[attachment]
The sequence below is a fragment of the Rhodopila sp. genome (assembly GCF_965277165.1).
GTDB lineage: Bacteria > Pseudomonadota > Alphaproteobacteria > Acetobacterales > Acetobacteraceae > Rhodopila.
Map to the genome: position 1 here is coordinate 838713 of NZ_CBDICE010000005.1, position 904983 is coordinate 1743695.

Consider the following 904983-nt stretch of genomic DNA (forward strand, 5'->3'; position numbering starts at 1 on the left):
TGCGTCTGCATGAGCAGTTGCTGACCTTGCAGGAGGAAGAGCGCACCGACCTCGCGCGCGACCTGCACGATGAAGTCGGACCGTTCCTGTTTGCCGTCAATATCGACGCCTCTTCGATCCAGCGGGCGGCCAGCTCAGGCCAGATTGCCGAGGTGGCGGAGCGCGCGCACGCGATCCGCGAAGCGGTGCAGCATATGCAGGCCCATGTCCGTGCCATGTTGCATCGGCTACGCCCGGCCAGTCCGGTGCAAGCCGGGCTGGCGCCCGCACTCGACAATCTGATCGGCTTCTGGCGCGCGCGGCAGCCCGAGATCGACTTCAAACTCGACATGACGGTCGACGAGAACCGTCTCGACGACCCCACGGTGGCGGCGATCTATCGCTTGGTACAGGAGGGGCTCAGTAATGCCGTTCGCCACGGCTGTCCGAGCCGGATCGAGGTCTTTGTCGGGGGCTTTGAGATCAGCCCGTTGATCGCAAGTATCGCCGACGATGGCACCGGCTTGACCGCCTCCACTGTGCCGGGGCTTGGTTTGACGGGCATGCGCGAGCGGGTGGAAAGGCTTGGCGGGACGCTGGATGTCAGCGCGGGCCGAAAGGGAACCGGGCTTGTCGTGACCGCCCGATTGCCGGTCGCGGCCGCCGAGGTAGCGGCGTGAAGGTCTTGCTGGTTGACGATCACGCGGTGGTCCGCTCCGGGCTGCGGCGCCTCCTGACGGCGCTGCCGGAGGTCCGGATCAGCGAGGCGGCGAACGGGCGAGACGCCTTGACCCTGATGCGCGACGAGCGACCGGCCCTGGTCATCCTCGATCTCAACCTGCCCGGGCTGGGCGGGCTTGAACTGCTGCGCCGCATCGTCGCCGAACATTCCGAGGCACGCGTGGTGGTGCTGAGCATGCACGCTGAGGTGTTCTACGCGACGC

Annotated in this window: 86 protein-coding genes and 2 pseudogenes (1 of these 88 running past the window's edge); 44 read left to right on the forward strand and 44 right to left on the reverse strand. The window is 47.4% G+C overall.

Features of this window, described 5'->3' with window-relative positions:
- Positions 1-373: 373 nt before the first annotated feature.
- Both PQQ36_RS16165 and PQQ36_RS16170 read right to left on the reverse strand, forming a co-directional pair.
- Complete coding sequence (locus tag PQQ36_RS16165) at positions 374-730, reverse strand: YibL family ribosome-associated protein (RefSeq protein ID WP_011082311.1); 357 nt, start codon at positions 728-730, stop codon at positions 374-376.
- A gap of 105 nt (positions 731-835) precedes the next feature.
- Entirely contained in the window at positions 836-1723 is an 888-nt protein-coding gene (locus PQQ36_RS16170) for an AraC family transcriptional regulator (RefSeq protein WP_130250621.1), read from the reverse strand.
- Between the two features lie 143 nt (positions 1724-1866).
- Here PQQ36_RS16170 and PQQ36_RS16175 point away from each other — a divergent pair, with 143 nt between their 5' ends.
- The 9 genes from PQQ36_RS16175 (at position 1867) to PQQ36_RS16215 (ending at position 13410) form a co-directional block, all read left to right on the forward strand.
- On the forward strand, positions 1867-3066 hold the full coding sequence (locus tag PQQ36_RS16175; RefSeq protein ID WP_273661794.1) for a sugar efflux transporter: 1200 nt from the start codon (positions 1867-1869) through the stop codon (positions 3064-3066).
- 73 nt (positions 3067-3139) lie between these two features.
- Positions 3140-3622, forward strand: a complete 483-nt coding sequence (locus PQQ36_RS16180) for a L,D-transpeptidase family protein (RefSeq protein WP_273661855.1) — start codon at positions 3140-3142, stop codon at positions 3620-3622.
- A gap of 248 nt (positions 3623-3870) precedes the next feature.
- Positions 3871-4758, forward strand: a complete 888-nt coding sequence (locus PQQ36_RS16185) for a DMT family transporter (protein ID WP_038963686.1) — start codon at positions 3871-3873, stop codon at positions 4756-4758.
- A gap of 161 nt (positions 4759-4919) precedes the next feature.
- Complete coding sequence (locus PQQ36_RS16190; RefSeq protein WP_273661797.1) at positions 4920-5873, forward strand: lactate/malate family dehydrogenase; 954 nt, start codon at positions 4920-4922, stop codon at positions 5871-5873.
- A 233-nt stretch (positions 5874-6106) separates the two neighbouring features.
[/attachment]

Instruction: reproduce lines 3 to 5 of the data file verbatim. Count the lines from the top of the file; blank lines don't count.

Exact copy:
Map to the genome: position 1 here is coordinate 838713 of NZ_CBDICE010000005.1, position 904983 is coordinate 1743695.

Consider the following 904983-nt stretch of genomic DNA (forward strand, 5'->3'; position numbering starts at 1 on the left):
TGCGTCTGCATGAGCAGTTGCTGACCTTGCAGGAGGAAGAGCGCACCGACCTCGCGCGCGACCTGCACGATGAAGTCGGACCGTTCCTGTTTGCCGTCAATATCGACGCCTCTTCGATCCAGCGGGCGGCCAGCTCAGGCCAGATTGCCGAGGTGGCGGAGCGCGCGCACGCGATCCGCGAAGCGGTGCAGCATATGCAGGCCCATGTCCGTGCCATGTTGCATCGGCTACGCCCGGCCAGTCCGGTGCAAGCCGGGCTGGCGCCCGCACTCGACAATCTGATCGGCTTCTGGCGCGCGCGGCAGCCCGAGATCGACTTCAAACTCGACATGACGGTCGACGAGAACCGTCTCGACGACCCCACGGTGGCGGCGATCTATCGCTTGGTACAGGAGGGGCTCAGTAATGCCGTTCGCCACGGCTGTCCGAGCCGGATCGAGGTCTTTGTCGGGGGCTTTGAGATCAGCCCGTTGATCGCAAGTATCGCCGACGATGGCACCGGCTTGACCGCCTCCACTGTGCCGGGGCTTGGTTTGACGGGCATGCGCGAGCGGGTGGAAAGGCTTGGCGGGACGCTGGATGTCAGCGCGGGCCGAAAGGGAACCGGGCTTGTCGTGACCGCCCGATTGCCGGTCGCGGCCGCCGAGGTAGCGGCGTGAAGGTCTTGCTGGTTGACGATCACGCGGTGGTCCGCTCCGGGCTGCGGCGCCTCCTGACGGCGCTGCCGGAGGTCCGGATCAGCGAGGCGGCGAACGGGCGAGACGCCTTGACCCTGATGCGCGACGAGCGACCGGCCCTGGTCATCCTCGATCTCAACCTGCCCGGGCTGGGCGGGCTTGAACTGCTGCGCCGCATCGTCGCCGAACATTCCGAGGCACGCGTGGTGGTGCTGAGCATGCACGCTGAGGTGTTCTACGCGACGC